More than two million people are estimated to have left Guatemala, Honduras, and El Salvador—a region known as the Northern Triangle—since 2014, contributing significantly to the situation at the United States’ southern border. Last year, half of the people taken into custody on the migration trail to the United States hailed from Honduras, which turns the small country into a U.S. foreign policy priority. The fact that U.S. Vice President Kamala Harris traveled to Tegucigalpa to attend the inauguration is a clear signal that the United States is keen to establish strong ties with the new Honduran government.
Along with El Salvador, Honduras has also been in the spotlight for its transnational crime and drug trade that deeply pervades state structures. This was perhaps most powerfully symbolized by the March 2021 sentence of Juan Antonio Hernández, brother of Honduras’ outgoing president, to life in U.S. federal prison on charges of state-sponsored drug trafficking. And testimonies by drug traffickers have revealed that this isn’t unique to the Hernández family: politicians or family members tied to three past Honduran presidents have links to transnational crimes—including Yani Rosenthal, head of the Liberal Party who came in third in November’s presidential elections and who spent time in a U.S. prison. These structural realities point to the overwhelming financial firepower of the international drug trade and underline how difficult it will be to bring about meaningful change. While Castro promised reconciliation to avoid alienating key political players whom she may have to work with, she risks creating a climate of impunity by not punishing officials for their past corruption.
In the same way, outside actors’ interests may involve difficult trade-offs. After the 2009 military coup, former U.S. president Barack Obama’s administration decided to support holding fresh presidential elections and started working with the winner, Porfirio Lobo, whose son is currently serving a twenty-four-year sentence for drug trafficking in the United States. Rather than setting a precedent that military coups were not acceptable, Washington was eager to identify an interlocutor with whom it could work with, while several Latin American governments, such as those in Brazil and Argentina, had called for reinstating Zelaya and did not accept the legitimacy of the Lobo administration. Castro has also signaled that she may re-evaluate her country’s relationship with Taiwan, placing Honduras in the ongoing tensions between China and the United States.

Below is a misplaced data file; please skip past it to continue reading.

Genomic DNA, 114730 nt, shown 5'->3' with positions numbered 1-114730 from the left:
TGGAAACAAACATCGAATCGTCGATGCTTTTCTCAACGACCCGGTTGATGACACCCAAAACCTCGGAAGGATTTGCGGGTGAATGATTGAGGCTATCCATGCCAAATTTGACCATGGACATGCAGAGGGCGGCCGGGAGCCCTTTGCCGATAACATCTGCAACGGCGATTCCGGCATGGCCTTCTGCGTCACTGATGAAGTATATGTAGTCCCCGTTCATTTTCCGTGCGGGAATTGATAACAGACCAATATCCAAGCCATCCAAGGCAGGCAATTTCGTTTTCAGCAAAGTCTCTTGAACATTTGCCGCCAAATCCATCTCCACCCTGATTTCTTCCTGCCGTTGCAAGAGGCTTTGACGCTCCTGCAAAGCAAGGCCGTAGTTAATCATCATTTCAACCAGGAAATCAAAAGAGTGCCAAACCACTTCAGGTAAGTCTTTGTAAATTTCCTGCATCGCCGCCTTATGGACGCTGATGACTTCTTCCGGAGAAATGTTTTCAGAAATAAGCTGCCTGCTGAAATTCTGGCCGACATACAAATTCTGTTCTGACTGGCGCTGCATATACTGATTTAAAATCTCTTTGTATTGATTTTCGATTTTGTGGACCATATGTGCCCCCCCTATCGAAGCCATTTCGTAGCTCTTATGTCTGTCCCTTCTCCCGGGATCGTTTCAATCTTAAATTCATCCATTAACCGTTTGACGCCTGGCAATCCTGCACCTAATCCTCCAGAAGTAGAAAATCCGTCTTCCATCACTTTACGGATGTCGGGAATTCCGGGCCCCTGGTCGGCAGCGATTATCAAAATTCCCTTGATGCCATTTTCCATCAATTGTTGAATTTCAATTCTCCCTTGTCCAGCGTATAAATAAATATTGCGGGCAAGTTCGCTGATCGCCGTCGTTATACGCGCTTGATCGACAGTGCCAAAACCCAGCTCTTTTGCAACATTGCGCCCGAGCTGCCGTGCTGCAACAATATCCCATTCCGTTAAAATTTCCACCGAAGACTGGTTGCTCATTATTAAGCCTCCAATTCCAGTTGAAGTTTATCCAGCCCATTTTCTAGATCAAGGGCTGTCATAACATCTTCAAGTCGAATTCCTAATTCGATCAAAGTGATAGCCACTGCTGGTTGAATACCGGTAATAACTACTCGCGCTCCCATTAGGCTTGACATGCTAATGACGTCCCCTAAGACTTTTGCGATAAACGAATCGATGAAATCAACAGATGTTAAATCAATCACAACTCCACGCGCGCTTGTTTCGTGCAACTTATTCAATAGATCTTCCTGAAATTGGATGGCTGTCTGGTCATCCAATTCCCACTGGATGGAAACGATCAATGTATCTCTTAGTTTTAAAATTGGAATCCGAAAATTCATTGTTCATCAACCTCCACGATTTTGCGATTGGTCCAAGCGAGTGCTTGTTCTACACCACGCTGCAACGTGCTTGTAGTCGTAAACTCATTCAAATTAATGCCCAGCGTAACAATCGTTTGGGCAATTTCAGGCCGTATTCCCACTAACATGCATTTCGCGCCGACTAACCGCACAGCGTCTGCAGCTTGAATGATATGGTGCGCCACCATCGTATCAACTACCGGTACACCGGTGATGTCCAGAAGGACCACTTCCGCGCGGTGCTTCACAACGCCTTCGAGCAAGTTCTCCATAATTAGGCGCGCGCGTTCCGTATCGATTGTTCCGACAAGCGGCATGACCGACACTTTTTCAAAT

While the international community mostly sees Honduras through the context of migration and transnational crime, it is equally important to focus on other aspects of the country’s embattled democracy and human rights situation. While on the campaign trail, Castro had vowed to combat violence against women, LGBTQ people, Indigenous populations, and environmental activists—topics that received little attention by previous governments. (Two well-known Honduran activists have been assassinated this month alone.) Castro also promised to attempt to decriminalize abortion in cases of rape and to improve access to contraceptives, ideas that will generate resistance among conversative Hondurans.
The odds that Castro will move Honduras in the right direction in these numerous issues are slim. More than half of Hondurans are keen to emigrate, and it is unlikely that this reality will change anytime soon. And yet, especially when compared to the previous administration, this new government represents one of the few bright spots in Central America. Castro deserves broad international support as she initiates her presidency.